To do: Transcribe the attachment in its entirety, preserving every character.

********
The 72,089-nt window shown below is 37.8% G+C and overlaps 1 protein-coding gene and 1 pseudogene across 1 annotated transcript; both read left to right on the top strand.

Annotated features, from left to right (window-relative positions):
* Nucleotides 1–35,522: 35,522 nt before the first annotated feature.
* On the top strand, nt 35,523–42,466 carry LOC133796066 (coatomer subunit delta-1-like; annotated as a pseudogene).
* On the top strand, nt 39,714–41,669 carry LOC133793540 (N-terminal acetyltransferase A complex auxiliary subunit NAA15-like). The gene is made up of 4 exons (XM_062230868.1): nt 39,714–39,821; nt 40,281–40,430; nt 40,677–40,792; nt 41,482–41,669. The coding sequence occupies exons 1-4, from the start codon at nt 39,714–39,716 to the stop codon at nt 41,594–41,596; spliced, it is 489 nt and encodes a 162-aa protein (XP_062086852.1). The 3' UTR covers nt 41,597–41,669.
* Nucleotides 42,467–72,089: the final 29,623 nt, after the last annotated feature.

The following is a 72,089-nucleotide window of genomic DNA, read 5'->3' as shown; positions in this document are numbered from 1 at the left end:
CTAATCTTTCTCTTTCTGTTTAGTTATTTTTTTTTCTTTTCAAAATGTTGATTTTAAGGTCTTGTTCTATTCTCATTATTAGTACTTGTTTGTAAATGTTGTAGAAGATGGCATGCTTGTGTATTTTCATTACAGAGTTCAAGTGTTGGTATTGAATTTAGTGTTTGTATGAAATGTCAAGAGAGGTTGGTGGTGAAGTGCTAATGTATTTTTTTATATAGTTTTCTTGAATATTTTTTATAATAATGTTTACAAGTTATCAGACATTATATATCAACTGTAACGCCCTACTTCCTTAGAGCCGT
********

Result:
The 72,089-nt window shown below is 37.8% G+C and overlaps 1 protein-coding gene and 1 pseudogene across 1 annotated transcript; both read left to right on the top strand.

Annotated features, from left to right (window-relative positions):
* Nucleotides 1–35,522: 35,522 nt before the first annotated feature.
* On the top strand, nt 35,523–42,466 carry LOC133796066 (coatomer subunit delta-1-like; annotated as a pseudogene).
* On the top strand, nt 39,714–41,669 carry LOC133793540 (N-terminal acetyltransferase A complex auxiliary subunit NAA15-like). The gene is made up of 4 exons (XM_062230868.1): nt 39,714–39,821; nt 40,281–40,430; nt 40,677–40,792; nt 41,482–41,669. The coding sequence occupies exons 1-4, from the start codon at nt 39,714–39,716 to the stop codon at nt 41,594–41,596; spliced, it is 489 nt and encodes a 162-aa protein (XP_062086852.1). The 3' UTR covers nt 41,597–41,669.
* Nucleotides 42,467–72,089: the final 29,623 nt, after the last annotated feature.

The following is a 72,089-nucleotide window of genomic DNA, read 5'->3' as shown; positions in this document are numbered from 1 at the left end:
CTAATCTTTCTCTTTCTGTTTAGTTATTTTTTTTTCTTTTCAAAATGTTGATTTTAAGGTCTTGTTCTATTCTCATTATTAGTACTTGTTTGTAAATGTTGTAGAAGATGGCATGCTTGTGTATTTTCATTACAGAGTTCAAGTGTTGGTATTGAATTTAGTGTTTGTATGAAATGTCAAGAGAGGTTGGTGGTGAAGTGCTAATGTATTTTTTTATATAGTTTTCTTGAATATTTTTTATAATAATGTTTACAAGTTATCAGACATTATATATCAACTGTAACGCCCTACTTCCTTAGAGCCGT